Another foray to the Hungerford Antiques Arcade on Thursday - en route to lunch with a dear friend; lots of little 'bits and pieces' picked up - but also two very interesting books, for just a couple of pounds each, on the cultural history of food and food-writing.
It's a field which fascinates me, both because I am interested in all aspects of life in the past, but more particularly since we bought the house next door to Autumn Cottage 20 years ago, when we 'inherited' a boarded up fireplace, which turned out to hold an inglenook plus the entrance to the beehive oven which was already visible on the outside of the house. It looked intriguing but I had no real idea of how a bread oven had worked; once I had my own, I hunted down books on the subject (Dorothy Hartley's Food in England was a treasury of information on the topic) and was also lucky to see one in use at my neighbour's house. She had restored her oven to working order and held a 'baking day' especially to demonstrate how it was practically operated. (a third, more prosaic reason for buying both books is quite simply that I love finding, eating and sharing good quality, interesting food - surely one of the great pleasures of life?)
The two books I brought home with me were Marwood Yeatman's 'Last Food Of England' - a survey of both the historic sources, preparation and serving of food through history in England, but also a survey of those whom he considers the best purveyors at the present time of the best quality foods in the country. It is a book written by someone who clearly feels strongly about the quality of good food and preservation of its availability by the continued existence of small local producers and shopkeepers; There is much more about the book here and also a description of his home, which illustrates his philosophy of lifestyle here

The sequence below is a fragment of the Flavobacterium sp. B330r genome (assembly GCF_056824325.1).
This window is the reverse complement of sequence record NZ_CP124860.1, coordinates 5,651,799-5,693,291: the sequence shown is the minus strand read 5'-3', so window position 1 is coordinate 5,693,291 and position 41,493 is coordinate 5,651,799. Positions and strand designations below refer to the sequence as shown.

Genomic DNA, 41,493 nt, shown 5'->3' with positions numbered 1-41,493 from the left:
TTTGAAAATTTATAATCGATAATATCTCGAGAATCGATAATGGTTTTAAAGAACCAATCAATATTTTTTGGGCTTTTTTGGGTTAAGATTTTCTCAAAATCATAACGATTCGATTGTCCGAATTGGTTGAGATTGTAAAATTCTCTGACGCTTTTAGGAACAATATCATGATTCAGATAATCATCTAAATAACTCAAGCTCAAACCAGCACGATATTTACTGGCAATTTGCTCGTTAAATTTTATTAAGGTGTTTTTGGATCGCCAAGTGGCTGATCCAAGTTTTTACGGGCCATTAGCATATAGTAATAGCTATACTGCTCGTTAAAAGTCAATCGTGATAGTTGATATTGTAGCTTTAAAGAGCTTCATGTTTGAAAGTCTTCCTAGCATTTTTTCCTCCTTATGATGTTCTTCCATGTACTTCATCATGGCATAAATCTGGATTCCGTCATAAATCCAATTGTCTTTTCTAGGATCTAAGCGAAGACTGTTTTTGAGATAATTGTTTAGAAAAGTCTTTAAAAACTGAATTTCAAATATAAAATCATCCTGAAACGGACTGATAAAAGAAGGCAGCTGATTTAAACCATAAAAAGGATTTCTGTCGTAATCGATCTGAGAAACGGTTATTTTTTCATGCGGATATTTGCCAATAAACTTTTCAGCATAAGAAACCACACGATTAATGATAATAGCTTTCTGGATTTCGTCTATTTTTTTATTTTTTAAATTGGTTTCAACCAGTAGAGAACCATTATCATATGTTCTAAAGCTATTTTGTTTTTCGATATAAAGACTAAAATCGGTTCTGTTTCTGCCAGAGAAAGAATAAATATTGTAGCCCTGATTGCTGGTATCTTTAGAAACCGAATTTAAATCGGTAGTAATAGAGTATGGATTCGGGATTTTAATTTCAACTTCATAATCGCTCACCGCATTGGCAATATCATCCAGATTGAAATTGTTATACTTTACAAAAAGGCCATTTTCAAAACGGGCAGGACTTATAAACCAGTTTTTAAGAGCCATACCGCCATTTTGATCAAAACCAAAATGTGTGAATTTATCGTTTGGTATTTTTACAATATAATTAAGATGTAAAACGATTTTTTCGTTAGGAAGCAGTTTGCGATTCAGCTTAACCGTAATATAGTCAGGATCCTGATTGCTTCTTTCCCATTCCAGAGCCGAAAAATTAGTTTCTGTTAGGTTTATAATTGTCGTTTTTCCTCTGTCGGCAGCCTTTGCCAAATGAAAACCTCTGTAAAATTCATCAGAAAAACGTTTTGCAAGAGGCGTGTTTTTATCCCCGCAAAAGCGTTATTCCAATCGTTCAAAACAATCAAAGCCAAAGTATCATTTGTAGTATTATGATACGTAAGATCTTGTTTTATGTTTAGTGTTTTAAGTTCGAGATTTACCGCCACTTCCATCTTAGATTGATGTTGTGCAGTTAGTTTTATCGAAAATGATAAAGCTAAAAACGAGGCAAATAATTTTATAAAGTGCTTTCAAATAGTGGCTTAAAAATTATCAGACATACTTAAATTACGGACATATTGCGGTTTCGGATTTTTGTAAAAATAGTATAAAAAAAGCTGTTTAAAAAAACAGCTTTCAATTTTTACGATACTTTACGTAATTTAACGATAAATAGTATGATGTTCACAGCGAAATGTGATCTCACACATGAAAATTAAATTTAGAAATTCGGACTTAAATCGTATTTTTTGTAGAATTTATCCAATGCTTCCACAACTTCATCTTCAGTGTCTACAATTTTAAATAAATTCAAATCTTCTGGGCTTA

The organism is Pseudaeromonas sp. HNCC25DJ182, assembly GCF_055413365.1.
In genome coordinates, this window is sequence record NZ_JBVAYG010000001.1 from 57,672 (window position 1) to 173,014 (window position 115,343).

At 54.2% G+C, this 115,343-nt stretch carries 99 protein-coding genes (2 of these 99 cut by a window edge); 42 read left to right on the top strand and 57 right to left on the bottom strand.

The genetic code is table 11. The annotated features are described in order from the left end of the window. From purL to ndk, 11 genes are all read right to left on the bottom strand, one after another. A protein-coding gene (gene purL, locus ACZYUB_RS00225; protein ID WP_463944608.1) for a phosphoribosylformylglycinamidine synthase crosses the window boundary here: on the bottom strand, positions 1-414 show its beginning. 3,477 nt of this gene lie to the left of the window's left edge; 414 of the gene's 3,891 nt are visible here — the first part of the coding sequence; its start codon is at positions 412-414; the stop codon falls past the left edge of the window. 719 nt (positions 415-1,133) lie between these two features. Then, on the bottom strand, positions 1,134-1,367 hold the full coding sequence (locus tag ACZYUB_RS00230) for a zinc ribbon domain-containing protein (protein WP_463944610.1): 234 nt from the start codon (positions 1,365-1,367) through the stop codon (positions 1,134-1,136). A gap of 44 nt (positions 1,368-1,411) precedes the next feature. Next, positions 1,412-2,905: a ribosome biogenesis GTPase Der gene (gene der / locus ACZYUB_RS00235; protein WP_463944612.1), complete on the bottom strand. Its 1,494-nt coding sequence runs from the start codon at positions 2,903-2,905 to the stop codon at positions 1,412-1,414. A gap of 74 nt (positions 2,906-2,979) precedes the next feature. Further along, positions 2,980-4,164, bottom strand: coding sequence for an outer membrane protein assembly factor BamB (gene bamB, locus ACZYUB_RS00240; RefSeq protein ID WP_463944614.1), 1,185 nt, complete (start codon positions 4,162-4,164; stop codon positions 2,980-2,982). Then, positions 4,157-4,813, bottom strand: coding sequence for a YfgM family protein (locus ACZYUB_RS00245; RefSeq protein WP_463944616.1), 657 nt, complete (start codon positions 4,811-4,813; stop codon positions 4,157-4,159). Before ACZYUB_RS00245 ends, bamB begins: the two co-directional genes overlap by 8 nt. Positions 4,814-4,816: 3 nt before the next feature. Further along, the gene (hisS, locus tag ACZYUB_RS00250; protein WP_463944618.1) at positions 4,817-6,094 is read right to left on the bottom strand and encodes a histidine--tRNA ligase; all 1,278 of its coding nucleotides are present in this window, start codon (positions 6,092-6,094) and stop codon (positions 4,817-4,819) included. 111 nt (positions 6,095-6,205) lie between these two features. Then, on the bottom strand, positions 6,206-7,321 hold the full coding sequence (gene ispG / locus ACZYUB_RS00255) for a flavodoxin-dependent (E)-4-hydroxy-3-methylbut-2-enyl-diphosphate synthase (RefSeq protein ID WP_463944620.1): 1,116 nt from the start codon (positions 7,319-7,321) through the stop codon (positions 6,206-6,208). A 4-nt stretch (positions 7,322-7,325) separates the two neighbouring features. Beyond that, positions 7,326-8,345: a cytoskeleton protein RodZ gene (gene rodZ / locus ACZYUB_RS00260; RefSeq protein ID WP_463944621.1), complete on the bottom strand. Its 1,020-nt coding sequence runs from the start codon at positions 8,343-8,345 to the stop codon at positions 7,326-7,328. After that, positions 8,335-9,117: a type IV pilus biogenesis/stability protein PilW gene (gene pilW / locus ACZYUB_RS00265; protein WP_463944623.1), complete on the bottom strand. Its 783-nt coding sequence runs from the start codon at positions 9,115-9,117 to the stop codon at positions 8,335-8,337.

The second book - Mark Kurlansky's 'Choice Cuts' - is a more general anthology of food writing from the Romans onwards - a lovely book to dip into along with a cup of tea and a piece of cake, more for entertainment than inspiration, though I suppose the one often leads - directly or otherwise - to the other!
I cannot end without mentioning - again - one of my favourite blogs - The History Girls - and yesterday's post on their site by Michelle Lovric, regarding the upcoming 500th anniversary celebrations of Aldo Manuzio, publisher and printer of Venice. Books, Printing presses and Venice - what more could you ask me to leave you with! Off you go, to savour the whole delicious article here